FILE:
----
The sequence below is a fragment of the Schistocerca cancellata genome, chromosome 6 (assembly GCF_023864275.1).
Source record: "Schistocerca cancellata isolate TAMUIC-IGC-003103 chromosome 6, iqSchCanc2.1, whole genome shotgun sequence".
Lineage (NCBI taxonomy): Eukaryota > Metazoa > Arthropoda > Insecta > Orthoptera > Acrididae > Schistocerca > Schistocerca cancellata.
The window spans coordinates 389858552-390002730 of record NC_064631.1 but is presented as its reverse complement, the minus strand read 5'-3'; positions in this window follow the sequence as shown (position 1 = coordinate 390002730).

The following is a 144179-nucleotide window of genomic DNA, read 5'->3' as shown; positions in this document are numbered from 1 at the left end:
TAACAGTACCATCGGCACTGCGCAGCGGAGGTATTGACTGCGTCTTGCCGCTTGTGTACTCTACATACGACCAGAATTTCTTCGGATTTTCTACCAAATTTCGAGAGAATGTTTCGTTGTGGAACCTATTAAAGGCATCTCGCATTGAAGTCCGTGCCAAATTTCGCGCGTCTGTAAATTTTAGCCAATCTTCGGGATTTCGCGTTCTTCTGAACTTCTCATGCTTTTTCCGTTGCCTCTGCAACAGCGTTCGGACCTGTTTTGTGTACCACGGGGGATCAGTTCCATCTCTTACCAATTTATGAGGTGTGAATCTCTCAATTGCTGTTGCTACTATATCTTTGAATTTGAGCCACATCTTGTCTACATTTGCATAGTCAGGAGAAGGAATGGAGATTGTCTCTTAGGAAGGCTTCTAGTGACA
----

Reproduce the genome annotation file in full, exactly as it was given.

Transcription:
The sequence below is a fragment of the Schistocerca cancellata genome, chromosome 6 (assembly GCF_023864275.1).
Source record: "Schistocerca cancellata isolate TAMUIC-IGC-003103 chromosome 6, iqSchCanc2.1, whole genome shotgun sequence".
Lineage (NCBI taxonomy): Eukaryota > Metazoa > Arthropoda > Insecta > Orthoptera > Acrididae > Schistocerca > Schistocerca cancellata.
The window spans coordinates 389858552-390002730 of record NC_064631.1 but is presented as its reverse complement, the minus strand read 5'-3'; positions in this window follow the sequence as shown (position 1 = coordinate 390002730).

The following is a 144179-nucleotide window of genomic DNA, read 5'->3' as shown; positions in this document are numbered from 1 at the left end:
TAACAGTACCATCGGCACTGCGCAGCGGAGGTATTGACTGCGTCTTGCCGCTTGTGTACTCTACATACGACCAGAATTTCTTCGGATTTTCTACCAAATTTCGAGAGAATGTTTCGTTGTGGAACCTATTAAAGGCATCTCGCATTGAAGTCCGTGCCAAATTTCGCGCGTCTGTAAATTTTAGCCAATCTTCGGGATTTCGCGTTCTTCTGAACTTCTCATGCTTTTTCCGTTGCCTCTGCAACAGCGTTCGGACCTGTTTTGTGTACCACGGGGGATCAGTTCCATCTCTTACCAATTTATGAGGTGTGAATCTCTCAATTGCTGTTGCTACTATATCTTTGAATTTGAGCCACATCTTGTCTACATTTGCATAGTCAGGAGAAGGAATGGAGATTGTCTCTTAGGAAGGCTTCTAGTGACA